Firstly, you’ll notice that I am not Scott Nye. He has moved on to bigger and better things, so I hope I can bring half as much insight and fun to these lists as he did.
The ratings board for the Motion Picture Association of America is a fickle organization, full of contradictions. Yet it’s all-powerful in terms of deciding who gets to see what movies. On a somewhat regular basis, they give films R-ratings that make very little sense, and as a result, a whole swath of the population will be unable to see them without sneaking in. Most recently, the Roger Ebert documentary Life Itself was slapped with the rating for “brief sexual images/nudity and language.” Meanwhile, the mass violence in The Expendables 3 has earned it a PG-13. A film that could help young people appreciate and be inspired by Ebert, or cinema in general, has been given an R for one shot of breasts and a few F-words (Sneak in anyway, kids!). Here are 10 more of the MPAA’s most egregious decisions.
8) The Matrix (Andy & Lana Wachowski, 1999)
This action film is full of violence, with gun fights and car chases and slow-mo. But compared to the gory kind of action we typically get in R-rated films today, this largely bloodless, cartoony, non-graphic flick feels terribly mild. Think of all the fedora-sporting young fans that could have had their lives changed even sooner by this “deep and philosophical” thriller.
7) Philomena (Stephen Frears, 2013)
This movie is the dictionary definition of harmless. Yet the MPAA initially gave it an R rating for two uses of the F-word. Harvey Weinstein, the ever-creative power player, used Philomena star Judi Dench, in-character as James Bond’s boss M, to appeal for a PG-13. They won. This is just one of many cases where the MPAA seems to disregard the film’s themes and subject matter while being ridiculously strict with language. Any film with more than one F-word automatically receives an R, like when The King’s Speech had essentially one scene of swearing, putting them on the same level with highly violent and disturbing films.
6) The Spectacular Now (James Ponsoldt, 2013)
This one example acts as a representative of all R-rated films that show teens behaving realistically, but can’t easily be seen by teens. I suppose I can see the reasoning, coming from a position of not wanting to influence young people or romanticize such behavior, but that kind of thinking obviously negates the value of art and what it can accomplish. It shows the MPAA’s consistent stand with depiction being the same thing as glorification.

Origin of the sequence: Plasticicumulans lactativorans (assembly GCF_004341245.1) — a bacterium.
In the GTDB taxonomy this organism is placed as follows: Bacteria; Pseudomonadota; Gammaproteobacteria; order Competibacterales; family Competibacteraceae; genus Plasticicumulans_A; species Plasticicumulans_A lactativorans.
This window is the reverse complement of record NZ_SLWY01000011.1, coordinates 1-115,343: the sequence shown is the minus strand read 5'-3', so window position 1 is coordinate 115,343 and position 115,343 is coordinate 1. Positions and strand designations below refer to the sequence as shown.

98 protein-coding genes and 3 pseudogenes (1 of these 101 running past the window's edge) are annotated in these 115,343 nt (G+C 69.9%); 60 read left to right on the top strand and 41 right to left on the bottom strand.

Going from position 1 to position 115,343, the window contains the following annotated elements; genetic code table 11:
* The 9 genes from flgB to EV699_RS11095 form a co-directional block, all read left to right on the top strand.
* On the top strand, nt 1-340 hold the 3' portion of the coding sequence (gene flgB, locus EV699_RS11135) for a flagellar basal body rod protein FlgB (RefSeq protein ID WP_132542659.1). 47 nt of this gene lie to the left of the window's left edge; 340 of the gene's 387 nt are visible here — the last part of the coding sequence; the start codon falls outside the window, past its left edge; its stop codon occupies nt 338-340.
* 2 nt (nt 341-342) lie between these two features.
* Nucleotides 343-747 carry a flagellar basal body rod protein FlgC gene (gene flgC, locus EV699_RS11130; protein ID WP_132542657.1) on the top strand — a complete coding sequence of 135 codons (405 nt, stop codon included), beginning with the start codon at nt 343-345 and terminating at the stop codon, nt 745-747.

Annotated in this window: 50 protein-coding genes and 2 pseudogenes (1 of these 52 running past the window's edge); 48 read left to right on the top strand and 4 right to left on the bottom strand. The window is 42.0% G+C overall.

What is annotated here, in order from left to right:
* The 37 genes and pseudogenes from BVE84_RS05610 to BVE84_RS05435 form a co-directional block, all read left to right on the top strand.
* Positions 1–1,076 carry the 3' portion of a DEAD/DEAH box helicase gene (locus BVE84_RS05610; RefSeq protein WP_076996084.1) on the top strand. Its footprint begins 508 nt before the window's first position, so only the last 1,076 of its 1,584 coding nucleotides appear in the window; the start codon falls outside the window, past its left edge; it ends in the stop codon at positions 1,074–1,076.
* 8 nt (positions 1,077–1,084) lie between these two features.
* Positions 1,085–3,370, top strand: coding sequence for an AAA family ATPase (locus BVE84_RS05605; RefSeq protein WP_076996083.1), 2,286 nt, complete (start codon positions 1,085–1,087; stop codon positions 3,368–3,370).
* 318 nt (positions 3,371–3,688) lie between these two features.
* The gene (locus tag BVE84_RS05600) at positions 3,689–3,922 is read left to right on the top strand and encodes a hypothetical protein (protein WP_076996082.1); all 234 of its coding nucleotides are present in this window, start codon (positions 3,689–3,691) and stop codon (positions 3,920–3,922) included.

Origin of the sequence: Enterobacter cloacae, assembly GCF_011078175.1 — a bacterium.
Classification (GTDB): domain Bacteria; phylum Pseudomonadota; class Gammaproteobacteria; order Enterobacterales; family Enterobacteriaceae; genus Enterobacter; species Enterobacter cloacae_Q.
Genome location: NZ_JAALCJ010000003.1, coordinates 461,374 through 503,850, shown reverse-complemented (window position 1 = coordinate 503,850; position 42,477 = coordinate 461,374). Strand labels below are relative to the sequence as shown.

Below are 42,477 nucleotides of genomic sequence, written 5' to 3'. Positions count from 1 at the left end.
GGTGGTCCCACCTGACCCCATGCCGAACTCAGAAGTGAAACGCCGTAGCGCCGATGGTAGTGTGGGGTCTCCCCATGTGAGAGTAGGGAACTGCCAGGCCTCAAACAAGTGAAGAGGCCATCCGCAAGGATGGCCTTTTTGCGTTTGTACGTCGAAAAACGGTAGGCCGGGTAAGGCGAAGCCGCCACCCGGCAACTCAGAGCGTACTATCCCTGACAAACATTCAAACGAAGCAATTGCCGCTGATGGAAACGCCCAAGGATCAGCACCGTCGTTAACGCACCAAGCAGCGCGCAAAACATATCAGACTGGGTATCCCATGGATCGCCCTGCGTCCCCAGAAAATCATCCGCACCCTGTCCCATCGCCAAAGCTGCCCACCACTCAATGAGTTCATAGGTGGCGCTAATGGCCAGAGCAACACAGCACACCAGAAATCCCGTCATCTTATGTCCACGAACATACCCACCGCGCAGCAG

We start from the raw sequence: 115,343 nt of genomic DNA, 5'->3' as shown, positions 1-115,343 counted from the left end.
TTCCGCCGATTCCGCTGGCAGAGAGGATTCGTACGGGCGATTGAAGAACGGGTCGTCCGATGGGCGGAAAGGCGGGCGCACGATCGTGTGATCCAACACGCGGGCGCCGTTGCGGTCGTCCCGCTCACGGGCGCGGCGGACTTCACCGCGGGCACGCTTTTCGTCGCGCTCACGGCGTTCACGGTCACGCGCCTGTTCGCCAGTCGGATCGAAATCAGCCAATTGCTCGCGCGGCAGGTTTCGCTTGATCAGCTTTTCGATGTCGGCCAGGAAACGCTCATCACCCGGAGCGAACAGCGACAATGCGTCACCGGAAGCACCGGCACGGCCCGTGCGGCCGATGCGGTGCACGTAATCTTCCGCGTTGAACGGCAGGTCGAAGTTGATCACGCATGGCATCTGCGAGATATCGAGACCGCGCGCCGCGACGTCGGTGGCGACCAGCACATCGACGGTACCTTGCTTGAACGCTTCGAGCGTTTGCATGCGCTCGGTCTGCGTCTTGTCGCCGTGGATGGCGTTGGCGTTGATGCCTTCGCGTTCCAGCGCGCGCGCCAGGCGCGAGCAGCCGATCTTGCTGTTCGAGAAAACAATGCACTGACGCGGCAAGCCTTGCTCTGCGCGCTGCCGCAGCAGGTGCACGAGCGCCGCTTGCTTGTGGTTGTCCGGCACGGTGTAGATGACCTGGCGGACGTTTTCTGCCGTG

5) Once (John Carney, 2007)
One of the more notorious recent cases, Once suffered the same issue as Philomena, except it didn’t have Harvey Weinstein’s muscle behind it. With the small amount of foul language it had, it was given an R rating, one that stuck. For those that don’t know, Once is a sweet musical about two musicians who fall in love, but decide to not do anything about it — meaning there isn’t even any sex. But should teens be allowed to watch a warm musical about the difficulty of love if there’s some bad words in there? Apparently not.
4) Rushmore/The Royal Tenenbaums (Wes Anderson, 1998/2001)
I may just be an Anderson apologist, but I think what he does so skillfully is keep darkness brimming just underneath the surface in his films. Sure, you watch (gorgeous-looking) blood stream from a pair of wrists, or briefly see some centerfolds, but Rushmore and The Royal Tenenbaums have heart and, more importantly, imagination. By lumping these two films with an R, the MPAA restricts many young people from being exposed to their magic. (The rating for The Grand Budapest Hotel, also given an R, makes more sense, considering the violence)
3) Blue Valentine (Derek Cianfrance, 2010)
Another infamous case (although over a different rating), the MPAA kept up one of its favorite activities by punishing Blue Valentine for being realistic in its sex scenes between Dean (Ryan Gosling) and Cindy (Michelle Williams), especially one specific scene. These scenes are very emotionally grating and rather harrowing, showing us their troubled marriage and the different ways that trouble manifests, but the scenes are never all that graphic. And yet, the MPAA gave it an NC-17, their harshest rating, and not even Weinstein could bring it down to an R this time.
2) Before Sunrise/Boyhood (Richard Linklater, 1995/2014)
Before Sunrise, the film that began our greatest love story trilogy, was given an R for “strong language.” You know, some of that stuff in Romeo & Juliet was pretty nasty for its time period, but now we teach it to ninth graders. I haven’t yet seen Linklater’s most recent opus, Boyhood, but it has been given an R as well, for “language and teen drug and alcohol use.” So it’s more denial of reality, and more denial of beautiful stories for younger audiences to see.
1) Lost in Translation (Sofia Coppola, 2003)
Sofia Coppola’s best film, and one of the best from its decade, was rated R for nothing more than “some sexual content,” which undoubtedly refers to one short scene featuring toplessness. Here’s the thing: there are many, many teen-oriented movies with bare breasts that are rated PG-13. Is the suggestion here that this movie is too “adult,” so the nudity is “adult” as well? In Ontario, this movie received a PG rating. I don’t say this to paint my home province as a seedy wasteland of sex and debauchery, but to suggest that maybe we understand a little better what will be worthwhile for younger people to see: strong, intelligent films with something to say. And too often, the MPAA tries to mitigate those possibilities.